Also, while you are personalizing, make sure your email is designed to be responsive on all devices. In this mobile and digital era, more than 70% of your clients will view your email via mobile phones. They will quickly lose interest if the message doesn't appear correctly on their mobile phones.
I would suggest using an HTML template that's responsive for mobile. At Chamaileon, we have a bunch of them, or you can create your own in minutes.
Colors like red, blue, green, orange, and yellow stand when used as a button in an email or web page. While the high-contrast button may get their attention, it's CTA phrase that will get them to click.
See how Withings prompts respondents to take their questionnaire in just 2 minutes. Would I take that questionnaire? Absolutely. It’s only 2 minutes of my time.
Image source: reallygoodemails
Can a survey be too long? Absolutely! Any survey that is over 10 questions is too long. A classic way of shooting yourself in the foot is designing a great survey invitation email with an engaging subject line and a catchy call to action (CTA), but a survey that is way too long.
It also works vice versa: don't make the invitation email too long. Most people will likely lose interest and abandon the survey mid-way through.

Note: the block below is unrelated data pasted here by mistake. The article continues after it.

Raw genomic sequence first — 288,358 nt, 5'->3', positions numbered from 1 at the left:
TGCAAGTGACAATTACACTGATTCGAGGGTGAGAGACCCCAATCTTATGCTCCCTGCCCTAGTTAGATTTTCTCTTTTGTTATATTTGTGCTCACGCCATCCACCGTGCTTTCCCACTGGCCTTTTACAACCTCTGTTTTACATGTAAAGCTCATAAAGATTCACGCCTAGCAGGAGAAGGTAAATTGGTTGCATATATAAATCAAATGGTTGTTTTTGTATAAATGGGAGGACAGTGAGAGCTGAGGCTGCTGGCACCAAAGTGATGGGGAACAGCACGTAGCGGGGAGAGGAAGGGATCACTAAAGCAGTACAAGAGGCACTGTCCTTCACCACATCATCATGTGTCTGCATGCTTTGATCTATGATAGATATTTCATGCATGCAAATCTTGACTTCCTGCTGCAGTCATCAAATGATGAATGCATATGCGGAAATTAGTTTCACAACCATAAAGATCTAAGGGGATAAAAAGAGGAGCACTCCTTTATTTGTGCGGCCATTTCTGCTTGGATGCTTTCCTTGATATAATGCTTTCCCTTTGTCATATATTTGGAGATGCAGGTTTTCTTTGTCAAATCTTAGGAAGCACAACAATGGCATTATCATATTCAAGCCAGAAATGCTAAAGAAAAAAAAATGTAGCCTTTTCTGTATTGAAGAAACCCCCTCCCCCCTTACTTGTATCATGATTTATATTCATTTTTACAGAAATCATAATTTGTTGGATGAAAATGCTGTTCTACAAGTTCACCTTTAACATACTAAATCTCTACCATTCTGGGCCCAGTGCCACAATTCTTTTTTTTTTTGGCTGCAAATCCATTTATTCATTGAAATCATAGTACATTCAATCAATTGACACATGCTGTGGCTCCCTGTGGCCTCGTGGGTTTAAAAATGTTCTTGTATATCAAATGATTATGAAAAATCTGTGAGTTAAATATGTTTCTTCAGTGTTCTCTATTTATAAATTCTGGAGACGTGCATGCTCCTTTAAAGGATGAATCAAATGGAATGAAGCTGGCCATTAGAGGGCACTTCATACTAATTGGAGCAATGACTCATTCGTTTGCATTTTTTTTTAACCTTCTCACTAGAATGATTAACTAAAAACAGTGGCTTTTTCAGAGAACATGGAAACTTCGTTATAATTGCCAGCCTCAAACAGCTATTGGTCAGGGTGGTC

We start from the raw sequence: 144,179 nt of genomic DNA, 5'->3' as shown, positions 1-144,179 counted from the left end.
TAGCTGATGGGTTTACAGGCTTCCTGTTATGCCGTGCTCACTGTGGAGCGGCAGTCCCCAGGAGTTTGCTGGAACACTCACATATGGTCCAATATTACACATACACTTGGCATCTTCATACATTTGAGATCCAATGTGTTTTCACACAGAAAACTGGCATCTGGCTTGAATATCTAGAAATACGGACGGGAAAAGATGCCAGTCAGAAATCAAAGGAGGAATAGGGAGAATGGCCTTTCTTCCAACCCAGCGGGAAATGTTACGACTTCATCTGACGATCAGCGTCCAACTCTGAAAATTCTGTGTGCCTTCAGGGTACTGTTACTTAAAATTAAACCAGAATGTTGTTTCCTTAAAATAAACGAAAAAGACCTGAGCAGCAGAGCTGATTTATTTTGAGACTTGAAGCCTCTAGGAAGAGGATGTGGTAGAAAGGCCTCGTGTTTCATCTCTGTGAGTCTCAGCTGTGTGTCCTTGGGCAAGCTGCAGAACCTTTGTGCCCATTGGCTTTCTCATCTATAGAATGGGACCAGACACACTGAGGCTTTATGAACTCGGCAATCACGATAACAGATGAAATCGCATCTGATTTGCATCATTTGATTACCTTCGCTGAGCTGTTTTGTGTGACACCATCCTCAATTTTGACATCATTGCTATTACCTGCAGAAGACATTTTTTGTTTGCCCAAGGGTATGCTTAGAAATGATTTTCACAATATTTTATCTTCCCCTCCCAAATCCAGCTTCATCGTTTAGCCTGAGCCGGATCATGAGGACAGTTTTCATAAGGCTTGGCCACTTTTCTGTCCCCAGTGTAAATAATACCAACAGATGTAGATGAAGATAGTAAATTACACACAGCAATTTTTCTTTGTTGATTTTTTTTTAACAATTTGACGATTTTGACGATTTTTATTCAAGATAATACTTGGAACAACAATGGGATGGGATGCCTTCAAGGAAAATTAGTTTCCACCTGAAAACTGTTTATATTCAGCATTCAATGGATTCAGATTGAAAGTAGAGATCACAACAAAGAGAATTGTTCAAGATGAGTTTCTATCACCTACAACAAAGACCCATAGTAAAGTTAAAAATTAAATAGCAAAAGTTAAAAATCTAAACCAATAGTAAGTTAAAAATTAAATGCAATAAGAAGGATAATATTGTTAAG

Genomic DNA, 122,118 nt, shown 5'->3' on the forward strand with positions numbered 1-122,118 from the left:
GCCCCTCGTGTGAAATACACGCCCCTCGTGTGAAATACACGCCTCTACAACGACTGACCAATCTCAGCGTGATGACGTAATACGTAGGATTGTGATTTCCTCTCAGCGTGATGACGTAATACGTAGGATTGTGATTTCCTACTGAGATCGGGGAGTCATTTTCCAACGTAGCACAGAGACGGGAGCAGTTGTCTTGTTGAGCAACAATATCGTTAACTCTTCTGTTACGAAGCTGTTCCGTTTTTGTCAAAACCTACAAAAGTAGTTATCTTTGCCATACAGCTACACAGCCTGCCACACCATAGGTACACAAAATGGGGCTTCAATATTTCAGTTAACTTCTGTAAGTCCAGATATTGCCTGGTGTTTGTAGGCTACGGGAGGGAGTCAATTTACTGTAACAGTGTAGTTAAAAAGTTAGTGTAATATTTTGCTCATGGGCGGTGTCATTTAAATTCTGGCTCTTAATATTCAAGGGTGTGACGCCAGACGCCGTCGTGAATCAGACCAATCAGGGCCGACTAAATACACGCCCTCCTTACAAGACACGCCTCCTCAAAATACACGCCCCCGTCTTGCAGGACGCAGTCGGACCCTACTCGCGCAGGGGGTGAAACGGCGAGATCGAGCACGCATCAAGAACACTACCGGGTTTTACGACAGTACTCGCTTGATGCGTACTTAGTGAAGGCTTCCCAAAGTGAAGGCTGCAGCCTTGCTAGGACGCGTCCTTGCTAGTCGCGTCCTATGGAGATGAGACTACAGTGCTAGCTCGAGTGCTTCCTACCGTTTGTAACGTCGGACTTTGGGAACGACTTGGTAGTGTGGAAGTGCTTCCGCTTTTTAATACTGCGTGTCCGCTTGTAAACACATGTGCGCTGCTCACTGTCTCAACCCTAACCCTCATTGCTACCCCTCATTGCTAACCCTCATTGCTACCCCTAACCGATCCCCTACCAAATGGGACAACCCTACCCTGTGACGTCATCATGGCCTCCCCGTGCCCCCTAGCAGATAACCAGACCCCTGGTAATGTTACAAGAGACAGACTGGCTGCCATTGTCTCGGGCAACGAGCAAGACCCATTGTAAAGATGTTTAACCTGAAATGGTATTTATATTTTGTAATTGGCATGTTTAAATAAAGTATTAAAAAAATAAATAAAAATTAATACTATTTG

Consider including a progress bar in your survey design. This indicates how far they have gone. Also, include a save option, which allows them to keep their progress and complete the survey later.
If you put questions in the email itself, stick to a maximum of three.
Don’t waste the respondent’s time and yours too by asking questions you already know the answers to. Keep it short, simple, and relevant.
This is every respondent’s dream. One question and it’s all over. Like I mentioned earlier, people don’t have the time to answer these questions.
A large percentage of unopened survey invitations are in everyone's email. One trick to getting a high response rate on, for instance, a customer feedback email or client feedback email is to keep it short.
One question will do the trick.
The best part is being one question, you can embed it within the email, rather than redirect participants to a landing page.
You can also use this method to get your customers or clients started on your 10 question questionnaire. All email clients only allow the embedding of one question within the email. You can get them started by embedding the first question and redirecting them to the remaining 9 with a CTA button.
Image credit: Uber
Before you begin designing your email invitation, you must first understand your audience and their behaviors. This will help with crafting questions and also selecting optimal times to send your questionnaire, so it doesn't get lost in the millions of emails in their inbox.
If your questionnaire is work-related or is focused on a work product, the ideal time to send is during work hours between Tuesday and Thursday, while non-work related questionnaires can be sent during work hours or over the weekend.
Knowing your audience also involves going through and filtering your email list. Create segments based on something you know about your list — gender, experience with your product, etc.
Once you are done with the design, check the format and flow of the questions. The questions you should ask yourself are:
Create variations and perform A/B testing on colleagues, friends, and family.